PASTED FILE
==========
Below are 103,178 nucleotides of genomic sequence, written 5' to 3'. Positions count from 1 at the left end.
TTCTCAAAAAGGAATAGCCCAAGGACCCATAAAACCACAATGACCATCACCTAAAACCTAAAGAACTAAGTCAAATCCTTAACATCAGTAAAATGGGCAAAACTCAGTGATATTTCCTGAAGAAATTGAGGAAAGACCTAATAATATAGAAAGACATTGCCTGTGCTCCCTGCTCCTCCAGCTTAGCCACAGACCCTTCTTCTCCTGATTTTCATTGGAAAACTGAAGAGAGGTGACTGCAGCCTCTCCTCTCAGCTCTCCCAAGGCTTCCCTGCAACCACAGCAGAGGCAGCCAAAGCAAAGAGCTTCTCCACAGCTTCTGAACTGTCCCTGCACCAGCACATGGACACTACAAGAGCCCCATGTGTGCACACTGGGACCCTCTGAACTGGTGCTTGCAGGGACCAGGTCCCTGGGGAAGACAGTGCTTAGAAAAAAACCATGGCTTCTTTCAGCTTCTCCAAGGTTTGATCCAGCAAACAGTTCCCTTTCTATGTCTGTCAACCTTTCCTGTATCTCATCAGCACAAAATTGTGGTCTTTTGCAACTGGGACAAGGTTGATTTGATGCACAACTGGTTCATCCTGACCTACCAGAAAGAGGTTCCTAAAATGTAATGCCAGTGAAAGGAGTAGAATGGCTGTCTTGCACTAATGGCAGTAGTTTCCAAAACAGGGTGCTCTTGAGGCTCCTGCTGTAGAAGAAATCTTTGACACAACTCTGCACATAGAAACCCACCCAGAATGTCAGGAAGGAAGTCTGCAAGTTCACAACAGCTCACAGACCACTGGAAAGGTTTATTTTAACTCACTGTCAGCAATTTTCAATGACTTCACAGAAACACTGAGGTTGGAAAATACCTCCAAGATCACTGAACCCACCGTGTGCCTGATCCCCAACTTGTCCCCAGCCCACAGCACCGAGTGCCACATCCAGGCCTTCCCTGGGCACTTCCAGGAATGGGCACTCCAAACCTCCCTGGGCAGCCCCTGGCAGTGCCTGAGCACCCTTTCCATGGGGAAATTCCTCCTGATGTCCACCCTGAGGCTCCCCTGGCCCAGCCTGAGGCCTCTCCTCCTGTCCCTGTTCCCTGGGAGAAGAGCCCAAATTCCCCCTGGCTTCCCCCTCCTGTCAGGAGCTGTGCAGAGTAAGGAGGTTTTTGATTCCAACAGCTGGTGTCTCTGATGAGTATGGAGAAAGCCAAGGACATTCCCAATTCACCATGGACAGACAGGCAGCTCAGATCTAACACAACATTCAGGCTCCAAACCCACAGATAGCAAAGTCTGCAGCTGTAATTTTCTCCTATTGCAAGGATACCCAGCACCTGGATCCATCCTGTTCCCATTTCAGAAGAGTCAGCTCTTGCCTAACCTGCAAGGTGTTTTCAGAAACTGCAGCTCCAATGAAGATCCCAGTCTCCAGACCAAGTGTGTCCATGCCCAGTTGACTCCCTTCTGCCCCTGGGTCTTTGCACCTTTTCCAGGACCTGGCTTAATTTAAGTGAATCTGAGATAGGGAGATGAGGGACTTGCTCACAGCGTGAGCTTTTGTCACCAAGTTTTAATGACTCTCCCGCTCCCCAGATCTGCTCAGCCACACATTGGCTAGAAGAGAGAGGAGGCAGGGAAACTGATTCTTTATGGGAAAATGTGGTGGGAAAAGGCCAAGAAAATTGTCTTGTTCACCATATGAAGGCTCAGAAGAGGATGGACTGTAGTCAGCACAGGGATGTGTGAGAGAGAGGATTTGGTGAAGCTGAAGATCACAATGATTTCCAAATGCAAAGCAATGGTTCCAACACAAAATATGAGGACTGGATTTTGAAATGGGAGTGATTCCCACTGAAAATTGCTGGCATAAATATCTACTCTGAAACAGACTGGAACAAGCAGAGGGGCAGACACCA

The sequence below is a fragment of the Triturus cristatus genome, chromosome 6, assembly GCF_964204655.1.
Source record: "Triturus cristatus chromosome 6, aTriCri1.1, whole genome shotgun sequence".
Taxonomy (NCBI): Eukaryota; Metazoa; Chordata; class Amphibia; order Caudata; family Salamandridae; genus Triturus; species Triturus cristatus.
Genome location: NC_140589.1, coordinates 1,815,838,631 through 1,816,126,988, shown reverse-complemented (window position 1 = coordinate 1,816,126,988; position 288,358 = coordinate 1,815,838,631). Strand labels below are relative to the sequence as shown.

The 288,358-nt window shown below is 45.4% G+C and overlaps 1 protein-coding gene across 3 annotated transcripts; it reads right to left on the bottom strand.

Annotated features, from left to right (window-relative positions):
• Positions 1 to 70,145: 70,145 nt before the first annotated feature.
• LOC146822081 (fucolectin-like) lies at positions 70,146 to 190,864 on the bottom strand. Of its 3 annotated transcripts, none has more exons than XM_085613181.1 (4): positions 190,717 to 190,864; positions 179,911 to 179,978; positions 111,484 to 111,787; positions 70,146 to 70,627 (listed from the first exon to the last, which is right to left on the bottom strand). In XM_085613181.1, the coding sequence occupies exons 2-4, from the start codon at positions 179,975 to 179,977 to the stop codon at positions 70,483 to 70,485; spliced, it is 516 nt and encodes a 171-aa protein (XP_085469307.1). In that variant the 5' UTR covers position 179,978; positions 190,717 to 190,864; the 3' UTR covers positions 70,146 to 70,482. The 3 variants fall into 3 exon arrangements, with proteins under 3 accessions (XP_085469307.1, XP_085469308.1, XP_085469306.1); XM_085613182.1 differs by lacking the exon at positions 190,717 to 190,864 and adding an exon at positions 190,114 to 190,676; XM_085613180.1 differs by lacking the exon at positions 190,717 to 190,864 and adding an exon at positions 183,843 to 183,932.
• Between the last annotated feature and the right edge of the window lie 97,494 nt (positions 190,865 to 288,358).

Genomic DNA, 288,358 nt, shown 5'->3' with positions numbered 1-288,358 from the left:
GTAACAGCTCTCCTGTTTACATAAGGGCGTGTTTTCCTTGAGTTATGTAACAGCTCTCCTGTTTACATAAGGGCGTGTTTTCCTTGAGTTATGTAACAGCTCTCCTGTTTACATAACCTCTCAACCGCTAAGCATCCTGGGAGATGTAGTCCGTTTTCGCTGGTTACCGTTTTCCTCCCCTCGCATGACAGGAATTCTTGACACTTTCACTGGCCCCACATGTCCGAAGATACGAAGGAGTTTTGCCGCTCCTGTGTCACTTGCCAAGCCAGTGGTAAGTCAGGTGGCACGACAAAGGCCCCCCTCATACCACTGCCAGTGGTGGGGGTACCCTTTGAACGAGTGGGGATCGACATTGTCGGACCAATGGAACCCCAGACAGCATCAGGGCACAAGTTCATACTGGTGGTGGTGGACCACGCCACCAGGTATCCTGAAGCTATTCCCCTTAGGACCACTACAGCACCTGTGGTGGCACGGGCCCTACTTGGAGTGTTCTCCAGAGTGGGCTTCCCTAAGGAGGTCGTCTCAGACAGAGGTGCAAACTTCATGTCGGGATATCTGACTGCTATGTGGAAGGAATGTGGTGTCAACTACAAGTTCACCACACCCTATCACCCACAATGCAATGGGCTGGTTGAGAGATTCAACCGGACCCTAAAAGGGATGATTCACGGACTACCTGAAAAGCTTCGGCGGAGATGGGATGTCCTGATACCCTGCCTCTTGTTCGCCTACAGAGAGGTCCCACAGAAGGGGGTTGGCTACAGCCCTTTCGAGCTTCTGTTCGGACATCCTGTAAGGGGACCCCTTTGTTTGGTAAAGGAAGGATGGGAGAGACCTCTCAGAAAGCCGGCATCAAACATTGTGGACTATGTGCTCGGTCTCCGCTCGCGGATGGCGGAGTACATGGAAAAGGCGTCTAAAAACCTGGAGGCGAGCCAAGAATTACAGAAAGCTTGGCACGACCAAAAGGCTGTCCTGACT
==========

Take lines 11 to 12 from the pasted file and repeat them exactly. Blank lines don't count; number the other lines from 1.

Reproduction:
• Between the last annotated feature and the right edge of the window lie 97,494 nt (positions 190,865 to 288,358).

Genomic DNA, 288,358 nt, shown 5'->3' with positions numbered 1-288,358 from the left: